Psychological Capital Can Lead to Improved Job Performance

Topic(s): job performance, training
Publication: Personnel Psychology (2011)
Article: Psychological capital and employee performance: A latent growth modeling approach
Authors: S.J. Peterson, F. Luthans, B.J. Avolio, F.O. Walumbwa, Z. Zhang
Reviewed by: Alexandra Rechlin

You’ve probably heard about human capital being related to performance, but what about psychological capital? Human capital refers to the skills and knowledge that employees possess which are relevant to the organization. Psychological capital, however, is a broader concept consisting of efficacy (confidence), hope, optimism, and resilience. The study described in this article explores the variability of psychological capital within individuals and the relationship between psychological capital and performance.


Over a period of seven months, the authors assessed 179 financial advisors’ levels of psychological capital along with objective and subjective measures of performance. They found that participants’ levels of psychological capital changed over time, providing further evidence that psychological capital can be developed. The level of psychological capital was also significantly related to both the objective and subjective measures of performance; that is, performance increased as psychological capital increased, and performance decreased as psychological capital decreased. The authors also found support for psychological capital influencing performance, as opposed to performance influencing psychological capital.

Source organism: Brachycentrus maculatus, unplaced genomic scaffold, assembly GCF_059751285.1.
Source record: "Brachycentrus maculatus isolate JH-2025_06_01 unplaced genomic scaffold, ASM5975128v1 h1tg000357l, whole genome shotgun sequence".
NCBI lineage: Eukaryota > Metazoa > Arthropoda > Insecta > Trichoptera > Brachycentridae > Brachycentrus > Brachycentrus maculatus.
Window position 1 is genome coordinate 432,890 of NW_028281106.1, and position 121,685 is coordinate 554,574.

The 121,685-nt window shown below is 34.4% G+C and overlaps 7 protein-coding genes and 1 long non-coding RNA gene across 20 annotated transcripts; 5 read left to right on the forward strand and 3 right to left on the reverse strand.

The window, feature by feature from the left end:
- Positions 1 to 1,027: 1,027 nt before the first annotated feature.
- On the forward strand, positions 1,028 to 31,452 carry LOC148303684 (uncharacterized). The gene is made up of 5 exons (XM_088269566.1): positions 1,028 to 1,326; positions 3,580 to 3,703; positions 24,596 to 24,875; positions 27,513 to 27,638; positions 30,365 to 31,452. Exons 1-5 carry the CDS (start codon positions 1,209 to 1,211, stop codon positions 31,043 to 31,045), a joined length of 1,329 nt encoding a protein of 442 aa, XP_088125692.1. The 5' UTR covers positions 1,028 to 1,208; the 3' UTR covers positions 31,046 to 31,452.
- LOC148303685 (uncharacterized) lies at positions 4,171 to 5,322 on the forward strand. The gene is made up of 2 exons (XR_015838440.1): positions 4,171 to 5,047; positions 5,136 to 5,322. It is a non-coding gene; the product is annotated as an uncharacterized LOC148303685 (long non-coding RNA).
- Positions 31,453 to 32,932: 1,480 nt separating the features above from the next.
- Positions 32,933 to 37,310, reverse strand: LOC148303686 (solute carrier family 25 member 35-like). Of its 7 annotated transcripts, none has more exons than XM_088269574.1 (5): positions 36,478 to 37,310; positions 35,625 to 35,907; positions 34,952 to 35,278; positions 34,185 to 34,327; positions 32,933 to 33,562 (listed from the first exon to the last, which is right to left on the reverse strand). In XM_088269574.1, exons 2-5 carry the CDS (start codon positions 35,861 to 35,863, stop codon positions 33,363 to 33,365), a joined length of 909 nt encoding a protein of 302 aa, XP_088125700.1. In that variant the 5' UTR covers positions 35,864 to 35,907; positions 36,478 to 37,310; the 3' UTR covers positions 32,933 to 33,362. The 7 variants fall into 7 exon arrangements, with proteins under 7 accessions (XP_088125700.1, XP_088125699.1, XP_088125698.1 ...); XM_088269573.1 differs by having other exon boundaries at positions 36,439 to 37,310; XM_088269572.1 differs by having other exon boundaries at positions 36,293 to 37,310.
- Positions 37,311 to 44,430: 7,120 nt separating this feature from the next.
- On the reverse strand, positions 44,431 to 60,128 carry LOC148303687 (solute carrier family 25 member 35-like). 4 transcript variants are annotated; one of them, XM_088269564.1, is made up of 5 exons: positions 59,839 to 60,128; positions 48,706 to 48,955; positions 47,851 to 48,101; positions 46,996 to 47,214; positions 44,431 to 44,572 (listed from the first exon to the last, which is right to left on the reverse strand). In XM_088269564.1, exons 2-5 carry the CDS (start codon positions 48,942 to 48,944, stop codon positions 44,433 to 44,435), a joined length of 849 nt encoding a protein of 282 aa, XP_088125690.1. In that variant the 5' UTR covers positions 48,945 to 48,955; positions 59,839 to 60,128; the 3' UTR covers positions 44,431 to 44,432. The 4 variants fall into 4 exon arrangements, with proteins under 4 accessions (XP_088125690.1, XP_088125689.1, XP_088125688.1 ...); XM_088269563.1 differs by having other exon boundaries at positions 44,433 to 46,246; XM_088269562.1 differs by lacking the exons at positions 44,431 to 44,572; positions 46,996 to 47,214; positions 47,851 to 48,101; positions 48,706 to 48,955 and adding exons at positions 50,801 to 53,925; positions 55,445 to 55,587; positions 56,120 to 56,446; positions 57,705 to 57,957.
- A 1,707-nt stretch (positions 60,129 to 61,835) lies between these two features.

This study indicates that if you want to improve employees’ performance, it is important to consider psychological capital. Organizations may want to consider including psychological capital development as part of a development and performance management program. How can they do this? Training programs aimed at increasing psychological capital have already been developed and tested for both online and traditional workshop delivery. These programs help participants set goals in order to increase hope, and they teach participants to deal effectively with setbacks and create contingency plans, thereby increasing optimism. Through the use of positive feedback, vicarious learning, and modeling, training programs (and managers) can also increase employees’ efficacy.


Peterson, S. J., Luthans, F., Avolio, B. J., Walumbwa, F. O., & Zhang, Z. (2011). Psychological capital and employee performance: A latent growth modeling approach. Personnel Psychology, 64, 427-450. 

Image credit: istockphoto/shironosov